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Dark Suns - Existence CD (album) cover


Dark Suns


Experimental/Post Metal

3.87 | 84 ratings

From, the ultimate progressive rock music website

5 stars Dark Suns is an underground band even amongst progressive metal, which is a shame because (as you can tell by the ratings for 'Existence') they beat most of the albums on the market. This breed of complex, fluid progressive music fuses a variety of influences seamlessly: Opeth, for their dynamic, fluctuating song structures, Green Carnation for the claustrophobic atmosphere, Pain of Salvation for their emotional authenticity and style, and plenty more. It's quite a blend, pulled off with consistent, effortless grace on every song, and you'd be doing yourself a favour by picking this one up.

Apart from their immaculate musicianship and appreciation of songs as SONGS, rather than opportunities to show off, Dark Suns has a creative mind for concepts. This album follows the journey of one man's life, from birth to death, as he struggles to understand the world. It's something of a loose theme, but it's strong enough to keep the album together as a single piece while placing emphasis on each individual song. So whether you want to listen to a particular track or the whole eighty-minute voyage in one go, 'Existence' promises to be an unforgettable experience.

So, to look at it song by song:

With ZERO, 'Existence' begins with a two-minute ambient track, a short keyboard-led tune with the distant sounds of children playing and falling rain to ease you into the album's story. Niko Knappe begins narrating around halfway through, and what he's saying is very poetic, too. That's one of the many things going for this album - a fresh approach to lyrics. You'll find hidden segments throughout the album, and the lyrics booklet even has unspoken parts in brackets that give you a better idea of what the song is about.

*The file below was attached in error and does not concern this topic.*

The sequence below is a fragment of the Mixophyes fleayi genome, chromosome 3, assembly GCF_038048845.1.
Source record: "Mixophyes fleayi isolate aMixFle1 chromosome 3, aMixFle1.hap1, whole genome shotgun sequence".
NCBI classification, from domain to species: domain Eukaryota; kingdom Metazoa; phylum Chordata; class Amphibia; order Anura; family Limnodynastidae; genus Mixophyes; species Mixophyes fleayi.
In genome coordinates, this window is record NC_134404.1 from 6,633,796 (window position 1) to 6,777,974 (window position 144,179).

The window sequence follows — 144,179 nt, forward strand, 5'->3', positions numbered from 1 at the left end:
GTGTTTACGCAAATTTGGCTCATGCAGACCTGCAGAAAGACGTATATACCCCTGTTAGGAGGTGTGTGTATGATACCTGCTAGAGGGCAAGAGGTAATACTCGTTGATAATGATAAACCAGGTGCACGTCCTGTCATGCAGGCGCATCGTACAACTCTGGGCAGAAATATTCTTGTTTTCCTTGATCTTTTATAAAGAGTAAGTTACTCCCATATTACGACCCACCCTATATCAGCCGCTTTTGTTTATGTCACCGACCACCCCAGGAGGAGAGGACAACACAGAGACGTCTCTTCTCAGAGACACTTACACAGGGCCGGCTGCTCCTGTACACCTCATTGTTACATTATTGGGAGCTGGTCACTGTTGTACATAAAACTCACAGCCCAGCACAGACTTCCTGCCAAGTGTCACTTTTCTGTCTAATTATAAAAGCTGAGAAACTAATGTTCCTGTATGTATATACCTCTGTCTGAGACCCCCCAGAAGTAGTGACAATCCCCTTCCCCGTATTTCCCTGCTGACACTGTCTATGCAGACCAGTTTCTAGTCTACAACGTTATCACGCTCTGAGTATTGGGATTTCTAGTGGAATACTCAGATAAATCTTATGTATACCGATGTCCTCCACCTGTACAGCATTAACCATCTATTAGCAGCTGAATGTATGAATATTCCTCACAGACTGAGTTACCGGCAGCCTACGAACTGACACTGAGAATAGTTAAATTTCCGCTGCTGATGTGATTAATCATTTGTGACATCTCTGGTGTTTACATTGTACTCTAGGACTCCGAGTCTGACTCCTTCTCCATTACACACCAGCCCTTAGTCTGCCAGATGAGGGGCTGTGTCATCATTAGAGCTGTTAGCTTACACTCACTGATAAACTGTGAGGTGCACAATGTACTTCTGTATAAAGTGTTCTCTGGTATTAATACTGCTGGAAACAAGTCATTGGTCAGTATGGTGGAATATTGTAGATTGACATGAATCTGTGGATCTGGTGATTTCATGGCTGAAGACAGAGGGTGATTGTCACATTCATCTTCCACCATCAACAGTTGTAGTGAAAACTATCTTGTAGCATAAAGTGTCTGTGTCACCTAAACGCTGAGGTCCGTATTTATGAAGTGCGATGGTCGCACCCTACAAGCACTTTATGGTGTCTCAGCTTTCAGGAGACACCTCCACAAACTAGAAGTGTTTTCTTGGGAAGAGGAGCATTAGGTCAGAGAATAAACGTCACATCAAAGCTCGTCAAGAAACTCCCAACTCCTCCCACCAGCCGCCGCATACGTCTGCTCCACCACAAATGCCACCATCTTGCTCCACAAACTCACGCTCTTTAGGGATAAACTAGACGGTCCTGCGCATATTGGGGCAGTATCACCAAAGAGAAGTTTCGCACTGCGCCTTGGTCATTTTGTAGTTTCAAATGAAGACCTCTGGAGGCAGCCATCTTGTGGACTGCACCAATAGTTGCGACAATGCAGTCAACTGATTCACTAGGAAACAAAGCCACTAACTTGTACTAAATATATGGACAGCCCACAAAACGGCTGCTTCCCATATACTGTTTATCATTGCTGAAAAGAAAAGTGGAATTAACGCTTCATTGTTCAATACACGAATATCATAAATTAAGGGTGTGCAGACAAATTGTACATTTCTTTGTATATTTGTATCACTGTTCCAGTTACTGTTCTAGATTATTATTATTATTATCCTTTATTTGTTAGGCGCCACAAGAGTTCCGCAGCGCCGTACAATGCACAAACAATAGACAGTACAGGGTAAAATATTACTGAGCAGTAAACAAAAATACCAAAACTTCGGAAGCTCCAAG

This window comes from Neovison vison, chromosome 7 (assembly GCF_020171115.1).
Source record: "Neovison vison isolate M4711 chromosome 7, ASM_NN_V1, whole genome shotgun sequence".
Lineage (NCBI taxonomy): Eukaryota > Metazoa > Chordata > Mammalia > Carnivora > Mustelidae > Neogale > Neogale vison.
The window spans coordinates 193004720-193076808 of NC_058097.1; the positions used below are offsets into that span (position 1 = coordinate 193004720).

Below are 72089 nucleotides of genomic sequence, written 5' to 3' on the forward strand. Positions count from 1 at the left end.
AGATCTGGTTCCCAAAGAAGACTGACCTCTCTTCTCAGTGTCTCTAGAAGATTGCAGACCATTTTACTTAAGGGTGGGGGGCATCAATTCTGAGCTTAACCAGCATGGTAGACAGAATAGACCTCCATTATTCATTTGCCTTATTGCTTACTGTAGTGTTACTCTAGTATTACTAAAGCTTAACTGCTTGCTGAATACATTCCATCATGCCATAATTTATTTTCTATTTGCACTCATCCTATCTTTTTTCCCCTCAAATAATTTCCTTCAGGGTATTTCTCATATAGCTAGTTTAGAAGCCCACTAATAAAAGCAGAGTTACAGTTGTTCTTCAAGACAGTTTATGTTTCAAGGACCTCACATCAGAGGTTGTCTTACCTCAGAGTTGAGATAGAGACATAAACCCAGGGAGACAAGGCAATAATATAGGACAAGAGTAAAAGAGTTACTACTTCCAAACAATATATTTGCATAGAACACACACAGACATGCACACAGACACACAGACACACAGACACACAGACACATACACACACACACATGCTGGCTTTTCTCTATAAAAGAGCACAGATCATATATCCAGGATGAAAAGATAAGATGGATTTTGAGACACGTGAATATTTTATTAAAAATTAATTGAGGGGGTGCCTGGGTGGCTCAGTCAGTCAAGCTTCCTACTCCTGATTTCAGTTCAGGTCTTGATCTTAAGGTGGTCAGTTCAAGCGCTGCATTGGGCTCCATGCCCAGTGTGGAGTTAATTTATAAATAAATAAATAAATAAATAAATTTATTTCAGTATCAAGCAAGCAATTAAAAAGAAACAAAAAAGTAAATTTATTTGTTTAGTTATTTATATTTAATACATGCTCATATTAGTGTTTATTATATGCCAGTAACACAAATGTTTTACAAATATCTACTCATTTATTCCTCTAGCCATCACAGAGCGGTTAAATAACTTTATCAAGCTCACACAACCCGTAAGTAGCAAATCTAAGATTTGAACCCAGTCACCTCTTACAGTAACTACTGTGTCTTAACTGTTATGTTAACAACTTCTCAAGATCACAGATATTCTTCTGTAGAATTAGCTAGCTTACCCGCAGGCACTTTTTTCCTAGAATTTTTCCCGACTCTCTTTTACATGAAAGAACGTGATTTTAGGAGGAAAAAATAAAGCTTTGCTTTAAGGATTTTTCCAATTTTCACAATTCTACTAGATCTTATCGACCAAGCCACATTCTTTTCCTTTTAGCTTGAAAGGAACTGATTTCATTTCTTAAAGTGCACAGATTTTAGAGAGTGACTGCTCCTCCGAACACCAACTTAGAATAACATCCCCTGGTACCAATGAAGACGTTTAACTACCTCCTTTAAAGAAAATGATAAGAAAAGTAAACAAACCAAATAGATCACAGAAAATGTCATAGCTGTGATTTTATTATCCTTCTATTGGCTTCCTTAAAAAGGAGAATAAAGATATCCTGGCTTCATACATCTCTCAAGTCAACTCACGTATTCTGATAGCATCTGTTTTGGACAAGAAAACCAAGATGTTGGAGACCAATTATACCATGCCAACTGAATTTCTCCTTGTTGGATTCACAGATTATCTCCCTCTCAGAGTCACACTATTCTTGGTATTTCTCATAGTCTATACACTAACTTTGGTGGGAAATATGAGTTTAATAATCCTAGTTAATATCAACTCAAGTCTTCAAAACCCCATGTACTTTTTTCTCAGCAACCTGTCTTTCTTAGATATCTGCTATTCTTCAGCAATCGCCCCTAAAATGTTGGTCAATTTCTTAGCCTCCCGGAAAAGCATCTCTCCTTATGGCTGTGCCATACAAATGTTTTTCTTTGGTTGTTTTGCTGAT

Anyway, don't get too relaxed, because this quiet opener gives way to A SLUMBERING PORTRAIT with a bang. Opening with an explosive chord, this brief piece doesn't let up until the last few seconds. It's an unusual track, void of melody and very heavy, so it might take a while to grow on you. Took months for me.

THE EUPHORIC SENSE is the album's first 'normal' song, and it's quite an adrenaline rush too. The fiery riffs and upbeat atmosphere conveys a sense of... well, euphoria, and it couldn't feel more genuine. Switching between an uplifting chorus and hard-hitting instrumental sections, it's a standard track, but nonetheless a standard track done exactly right. It's the sort of song that would appear on the radio in a perfect society, but instead we get production-line pop, and what can you do.

Entering the song's darker twin, HER AND THE ELEMENT, you'll find yourself in slightly new territory, still upbeat but with a new, more enigmatic atmosphere. This song bounces between a heavy, catchy riff, a deceptively calm verse and a chorus that balances the two elements. It builds up to a climatic instrumental section that summarises the band's style: short, to the point, but awesome.

Throwing the album in a completely different direction again, DAYDREAM settles down with a dreamy keyboard melody that encompasses the first half of the track (called Fall: A Sleep). This isn't a complex piece, but rather a very dark, very dreamy part of the album. An acoustic guitar introduces the second half (Sleep: A Fall) where Niko's gentle voice drifts from quiet singing to whispering the perxplexing lyrics, which sound almost like a riddle. The sounds of a tuning radio lead this song into...

ANEMONE, which contrasts a dark, night mood with a more active, daytime atmosphere. This is what you get when you cross the fiery flow of 'Her and the Element' with 'Daydream,' as the instrumental bridge manages to meld heavy chords with an atmospheric acoustic passage in the way that Opeth made famous. Here, the lyrics start to take a more sinister tone, as the narrator contemplates the superficiality of our lives ('Tell me, how can I smile when there's emptiness behind my mask?') And as it suddenly drops into a quieter close, the first half of the album begins and the second, far more progressive side begins.